Transit Favored in Survey

Half of Northern Virginia residents surveyed recently said improved public transportation, not new roads, would help their commutes.

When asked about specific priorities, in the survey by the Northern Virginia Transportation Authority, six out of 10 people who travel regularly in the Dulles corridor said that extending Metrorail to Dulles International Airport was their highest priority.

The telephone survey of 1,263 residents from Arlington, Fairfax, Loudoun and Prince William counties and the cities of Alexandria, Falls Church, Fairfax City, Manassas and Manassas Park was conducted in late April and early May to help the agency update its long-range transportation plan. There was no difference between jurisdictions in the overall finding that transit improvements, not road-building, are preferred.

But most of the respondents who said they traveled the Interstate 66 corridor said they would favor widening the highway over extending Metro to Centreville.

Those surveyed also cited support for a range of road projects, including widening I-66 between the Capital Beltway and Gainesville. Respondents also said they would be willing to pay $1.67 a day on average to fund improvements to the region's public transportation system. Seven in 10 respondents said they would be willing to pay to travel in high-occupancy toll lanes.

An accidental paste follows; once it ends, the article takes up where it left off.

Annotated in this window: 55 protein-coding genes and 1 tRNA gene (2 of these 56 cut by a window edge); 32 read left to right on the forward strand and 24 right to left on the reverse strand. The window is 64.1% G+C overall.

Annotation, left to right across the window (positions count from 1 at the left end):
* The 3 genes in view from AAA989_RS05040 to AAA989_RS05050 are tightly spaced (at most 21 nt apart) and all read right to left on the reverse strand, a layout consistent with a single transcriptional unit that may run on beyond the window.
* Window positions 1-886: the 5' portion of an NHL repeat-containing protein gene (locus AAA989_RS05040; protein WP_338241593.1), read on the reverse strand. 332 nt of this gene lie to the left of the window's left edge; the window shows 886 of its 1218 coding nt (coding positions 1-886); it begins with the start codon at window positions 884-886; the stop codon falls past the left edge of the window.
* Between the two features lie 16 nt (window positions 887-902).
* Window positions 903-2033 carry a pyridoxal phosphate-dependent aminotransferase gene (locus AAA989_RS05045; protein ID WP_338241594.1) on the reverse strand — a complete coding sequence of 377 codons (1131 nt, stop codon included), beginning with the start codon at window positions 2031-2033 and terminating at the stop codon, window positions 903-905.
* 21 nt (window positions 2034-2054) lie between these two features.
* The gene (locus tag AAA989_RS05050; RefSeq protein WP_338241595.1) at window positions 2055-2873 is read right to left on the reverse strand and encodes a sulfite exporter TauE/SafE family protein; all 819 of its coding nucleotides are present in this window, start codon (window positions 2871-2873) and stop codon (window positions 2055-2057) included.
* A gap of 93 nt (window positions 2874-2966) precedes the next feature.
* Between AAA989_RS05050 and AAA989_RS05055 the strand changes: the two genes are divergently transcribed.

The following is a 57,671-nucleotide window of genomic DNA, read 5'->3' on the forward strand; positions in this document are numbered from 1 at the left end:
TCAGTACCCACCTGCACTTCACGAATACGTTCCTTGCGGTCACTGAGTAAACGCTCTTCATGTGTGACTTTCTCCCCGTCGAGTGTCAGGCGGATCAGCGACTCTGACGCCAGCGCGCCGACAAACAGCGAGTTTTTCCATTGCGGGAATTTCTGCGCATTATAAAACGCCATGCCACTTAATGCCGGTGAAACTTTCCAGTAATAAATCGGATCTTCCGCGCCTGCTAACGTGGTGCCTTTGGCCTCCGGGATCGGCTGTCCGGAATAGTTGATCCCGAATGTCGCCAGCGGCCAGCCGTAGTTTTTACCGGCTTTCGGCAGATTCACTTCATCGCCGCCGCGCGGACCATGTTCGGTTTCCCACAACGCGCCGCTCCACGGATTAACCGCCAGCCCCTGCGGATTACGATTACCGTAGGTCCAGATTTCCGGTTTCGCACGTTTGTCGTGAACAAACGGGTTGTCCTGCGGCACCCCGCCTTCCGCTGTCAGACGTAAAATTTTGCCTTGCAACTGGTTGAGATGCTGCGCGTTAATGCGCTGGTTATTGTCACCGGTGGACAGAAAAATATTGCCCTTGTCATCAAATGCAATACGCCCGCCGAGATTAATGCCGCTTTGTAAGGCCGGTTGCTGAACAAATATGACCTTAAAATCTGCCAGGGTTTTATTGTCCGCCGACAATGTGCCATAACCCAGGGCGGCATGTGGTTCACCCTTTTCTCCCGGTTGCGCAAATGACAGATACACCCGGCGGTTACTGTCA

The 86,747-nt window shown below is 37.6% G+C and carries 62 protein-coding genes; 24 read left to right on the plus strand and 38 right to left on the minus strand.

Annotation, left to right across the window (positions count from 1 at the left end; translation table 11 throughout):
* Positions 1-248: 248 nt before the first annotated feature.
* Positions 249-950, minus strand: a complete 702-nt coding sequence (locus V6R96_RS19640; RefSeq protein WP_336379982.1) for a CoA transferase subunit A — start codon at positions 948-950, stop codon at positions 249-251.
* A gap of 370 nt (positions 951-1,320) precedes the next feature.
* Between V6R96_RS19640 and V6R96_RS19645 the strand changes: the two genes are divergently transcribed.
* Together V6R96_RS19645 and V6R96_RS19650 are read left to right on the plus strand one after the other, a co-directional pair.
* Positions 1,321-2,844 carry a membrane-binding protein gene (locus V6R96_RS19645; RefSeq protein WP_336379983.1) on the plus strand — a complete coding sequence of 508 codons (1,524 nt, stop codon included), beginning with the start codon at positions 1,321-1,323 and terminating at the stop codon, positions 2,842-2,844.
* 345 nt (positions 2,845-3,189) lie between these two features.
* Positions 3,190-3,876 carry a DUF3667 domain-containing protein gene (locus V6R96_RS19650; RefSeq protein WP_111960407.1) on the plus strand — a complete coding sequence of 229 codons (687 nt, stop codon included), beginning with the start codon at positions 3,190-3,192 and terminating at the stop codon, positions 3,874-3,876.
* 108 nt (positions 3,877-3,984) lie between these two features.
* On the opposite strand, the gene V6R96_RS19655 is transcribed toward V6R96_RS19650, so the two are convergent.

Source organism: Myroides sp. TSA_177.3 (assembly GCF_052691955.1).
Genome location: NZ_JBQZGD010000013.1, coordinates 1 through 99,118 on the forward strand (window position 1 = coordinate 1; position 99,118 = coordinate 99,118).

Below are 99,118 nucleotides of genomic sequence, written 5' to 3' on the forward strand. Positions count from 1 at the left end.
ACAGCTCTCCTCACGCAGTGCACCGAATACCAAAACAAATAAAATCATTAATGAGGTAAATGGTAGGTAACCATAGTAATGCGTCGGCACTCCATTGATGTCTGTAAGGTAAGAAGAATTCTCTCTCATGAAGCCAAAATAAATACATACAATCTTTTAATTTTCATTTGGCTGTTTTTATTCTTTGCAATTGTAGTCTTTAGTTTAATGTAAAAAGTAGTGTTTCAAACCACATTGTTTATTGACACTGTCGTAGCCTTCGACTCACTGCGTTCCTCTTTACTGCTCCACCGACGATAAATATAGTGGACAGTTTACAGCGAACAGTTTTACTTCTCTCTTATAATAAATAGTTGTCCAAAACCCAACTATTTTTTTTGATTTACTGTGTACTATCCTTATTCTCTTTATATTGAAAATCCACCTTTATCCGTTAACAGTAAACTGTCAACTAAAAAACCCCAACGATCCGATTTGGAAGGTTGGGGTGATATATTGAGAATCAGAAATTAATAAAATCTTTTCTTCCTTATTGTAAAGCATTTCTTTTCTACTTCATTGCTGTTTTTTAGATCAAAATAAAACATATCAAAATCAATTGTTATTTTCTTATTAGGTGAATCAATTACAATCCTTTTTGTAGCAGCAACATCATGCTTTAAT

The survey was done by QSA Research & Strategy of Alexandria.

Forum on Rec Center Plans

The public is invited to a community meeting to review and provide feedback on the proposed design plans for the renovation of the Charles Houston Recreation Center in Alexandria.

The meeting will be held at 7 p.m. next Thursday at the center, 901 Wythe St.

The Department of Recreation, Parks and Cultural Activities will hold other public meetings to get additional community input.

1 More Year for Principal

T.C. Williams High School Principal John Porter will remain at the school for the 2005-06 school year while the search for his replacement continues, Alexandria Superintendent Rebecca L. Perry announced.

"This an extremely important decision, and we want to make certain that the new high school principal is the best possible fit for the present and the future of T.C. Williams," Perry said in a press release. "Mr. Porter assured me that he would be happy to continue as principal until that person is identified."

Perry said Porter was offered a position in the school system's central office with the understanding that it might be deferred a year if a replacement was not hired.

"We have talked with some excellent candidates, some of whom are still under consideration. I am confident that the right person will be found," Perry said.